With motifs pilfered from sci-fi paperbacks and familiar tropes plucked from Asimov and Bradbury, what might have been a magpie’s nest of a novel, brimming with borrowed dazzle, is instead a masterclass in speculative fiction. McEwan presents a peculiar love triangle, between Charlie and Miranda (intelligent, urbane denizens of a fabulated 1980s London), and Adam, their android companion. With humour and irreverence, McEwan crafts a unique, timely novel that asks all-too-relevant questions about the moral obligations of both the individual and the state.
- Recommended by Leon Hickey, Dubray Galway
Britain has lost the Falklands war, Margaret Thatcher battles Tony Benn for power and Alan Turing achieves a breakthrough in artificial intelligence. In a world not quite like this one, two lovers will be tested beyond their understanding.Machines Like Me occurs in an alternative 1980s London. Charlie, drifting through life and dodging full-time employment, is in love with Miranda, a bright student who lives with a terrible secret. When Charlie comes into money, he buys Adam, one of the first batch of synthetic humans. With Miranda's assistance, he co-designs Adam's personality. This near-perfect human is beautiful, strong and clever - a love triangle soon forms. These three beings will confront a profound moral dilemma. Ian McEwan's subversive and entertaining new novel poses fundamental questions: what makes us human? Our outward deeds or our inner lives? Could a machine understand the human heart? This provocative and thrilling tale warns of the power to invent things beyond our control.`This is new and exciting ground for McEwan, one of Britain's most consistently brilliant writers.' Esquire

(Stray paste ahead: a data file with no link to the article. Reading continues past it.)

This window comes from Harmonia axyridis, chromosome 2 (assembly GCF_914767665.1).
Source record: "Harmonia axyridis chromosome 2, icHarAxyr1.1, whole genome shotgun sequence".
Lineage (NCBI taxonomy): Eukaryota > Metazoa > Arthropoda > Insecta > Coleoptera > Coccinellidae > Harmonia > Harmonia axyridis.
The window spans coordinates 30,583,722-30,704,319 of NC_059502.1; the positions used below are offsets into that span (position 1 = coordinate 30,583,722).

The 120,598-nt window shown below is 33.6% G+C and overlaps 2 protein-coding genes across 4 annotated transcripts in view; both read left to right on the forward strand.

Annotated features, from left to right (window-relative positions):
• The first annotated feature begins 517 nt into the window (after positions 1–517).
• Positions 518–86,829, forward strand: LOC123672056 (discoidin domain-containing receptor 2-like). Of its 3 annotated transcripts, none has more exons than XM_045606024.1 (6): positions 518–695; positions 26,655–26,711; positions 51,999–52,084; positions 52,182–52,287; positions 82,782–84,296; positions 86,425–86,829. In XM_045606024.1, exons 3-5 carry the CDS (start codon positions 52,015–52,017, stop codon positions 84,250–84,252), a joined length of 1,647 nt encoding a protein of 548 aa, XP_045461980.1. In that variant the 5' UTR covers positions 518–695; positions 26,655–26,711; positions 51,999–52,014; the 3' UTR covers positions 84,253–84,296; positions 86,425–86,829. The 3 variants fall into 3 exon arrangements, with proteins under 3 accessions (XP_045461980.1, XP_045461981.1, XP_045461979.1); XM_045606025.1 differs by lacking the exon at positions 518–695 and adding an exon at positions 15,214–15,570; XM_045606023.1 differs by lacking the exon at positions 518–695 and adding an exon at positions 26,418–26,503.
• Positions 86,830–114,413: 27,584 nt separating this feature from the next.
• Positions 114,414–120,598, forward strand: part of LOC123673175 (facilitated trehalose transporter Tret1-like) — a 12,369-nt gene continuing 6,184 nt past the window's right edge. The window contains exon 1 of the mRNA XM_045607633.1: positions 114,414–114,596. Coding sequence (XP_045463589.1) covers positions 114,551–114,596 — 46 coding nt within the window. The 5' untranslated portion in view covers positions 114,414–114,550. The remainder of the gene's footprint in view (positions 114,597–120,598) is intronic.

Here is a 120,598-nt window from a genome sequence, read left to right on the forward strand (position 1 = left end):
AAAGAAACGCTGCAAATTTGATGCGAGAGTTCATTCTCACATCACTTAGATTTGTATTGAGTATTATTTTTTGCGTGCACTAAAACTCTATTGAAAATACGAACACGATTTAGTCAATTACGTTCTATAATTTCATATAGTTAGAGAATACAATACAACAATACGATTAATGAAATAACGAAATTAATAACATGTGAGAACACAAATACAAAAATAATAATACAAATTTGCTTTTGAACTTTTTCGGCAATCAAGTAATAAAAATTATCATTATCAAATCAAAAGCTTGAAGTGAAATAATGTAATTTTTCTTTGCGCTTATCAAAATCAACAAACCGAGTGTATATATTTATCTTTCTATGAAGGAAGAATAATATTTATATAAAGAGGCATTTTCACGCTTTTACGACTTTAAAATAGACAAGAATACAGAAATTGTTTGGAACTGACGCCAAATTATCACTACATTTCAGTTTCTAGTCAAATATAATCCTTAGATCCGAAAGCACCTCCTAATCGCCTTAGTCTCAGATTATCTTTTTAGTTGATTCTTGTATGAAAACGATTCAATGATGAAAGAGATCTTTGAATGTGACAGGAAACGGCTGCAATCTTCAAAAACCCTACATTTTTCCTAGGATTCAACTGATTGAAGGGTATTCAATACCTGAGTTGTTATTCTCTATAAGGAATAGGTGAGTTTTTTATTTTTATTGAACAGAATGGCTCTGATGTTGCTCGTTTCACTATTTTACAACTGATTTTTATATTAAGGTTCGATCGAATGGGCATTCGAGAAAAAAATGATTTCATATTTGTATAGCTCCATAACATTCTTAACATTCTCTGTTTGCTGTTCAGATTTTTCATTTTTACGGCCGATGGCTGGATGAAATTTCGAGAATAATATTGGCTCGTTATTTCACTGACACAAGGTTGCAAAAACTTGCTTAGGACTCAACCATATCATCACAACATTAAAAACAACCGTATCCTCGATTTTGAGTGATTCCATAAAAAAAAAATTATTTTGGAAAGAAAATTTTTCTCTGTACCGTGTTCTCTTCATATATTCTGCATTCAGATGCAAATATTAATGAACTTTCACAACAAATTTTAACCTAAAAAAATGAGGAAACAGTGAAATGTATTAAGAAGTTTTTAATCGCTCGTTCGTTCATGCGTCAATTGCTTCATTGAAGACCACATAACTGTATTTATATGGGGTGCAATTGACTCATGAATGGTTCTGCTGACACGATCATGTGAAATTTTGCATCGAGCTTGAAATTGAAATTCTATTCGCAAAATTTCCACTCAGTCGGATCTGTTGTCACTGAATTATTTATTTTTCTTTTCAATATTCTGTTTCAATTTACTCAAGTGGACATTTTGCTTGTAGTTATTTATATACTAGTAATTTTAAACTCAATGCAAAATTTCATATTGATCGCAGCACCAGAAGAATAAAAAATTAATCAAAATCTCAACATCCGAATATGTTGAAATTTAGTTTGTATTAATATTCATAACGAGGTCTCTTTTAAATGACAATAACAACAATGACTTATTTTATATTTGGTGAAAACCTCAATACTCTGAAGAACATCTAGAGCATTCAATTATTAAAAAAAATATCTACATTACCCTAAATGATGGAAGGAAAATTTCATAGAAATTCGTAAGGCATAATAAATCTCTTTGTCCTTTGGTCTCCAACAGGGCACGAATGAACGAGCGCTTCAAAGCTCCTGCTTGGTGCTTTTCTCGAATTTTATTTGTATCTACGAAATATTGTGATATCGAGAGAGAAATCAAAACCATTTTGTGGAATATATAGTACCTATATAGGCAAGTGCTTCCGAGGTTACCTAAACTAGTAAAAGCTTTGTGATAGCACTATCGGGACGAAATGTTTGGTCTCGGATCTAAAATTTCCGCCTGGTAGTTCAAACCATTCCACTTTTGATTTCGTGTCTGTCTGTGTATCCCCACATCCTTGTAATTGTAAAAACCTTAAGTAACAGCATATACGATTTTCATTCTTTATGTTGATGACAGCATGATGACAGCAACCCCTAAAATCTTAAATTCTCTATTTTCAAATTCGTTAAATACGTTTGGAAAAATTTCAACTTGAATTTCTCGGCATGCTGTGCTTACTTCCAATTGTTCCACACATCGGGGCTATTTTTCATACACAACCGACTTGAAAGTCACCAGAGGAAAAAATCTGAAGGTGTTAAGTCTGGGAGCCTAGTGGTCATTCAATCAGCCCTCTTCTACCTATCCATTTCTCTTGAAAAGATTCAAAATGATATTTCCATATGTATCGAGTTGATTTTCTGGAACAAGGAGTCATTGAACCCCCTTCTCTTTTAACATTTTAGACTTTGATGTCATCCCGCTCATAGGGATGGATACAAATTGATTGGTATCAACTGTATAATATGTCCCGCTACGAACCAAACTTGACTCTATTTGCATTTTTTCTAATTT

10 Main Street,
Sign Up to Our Newsletter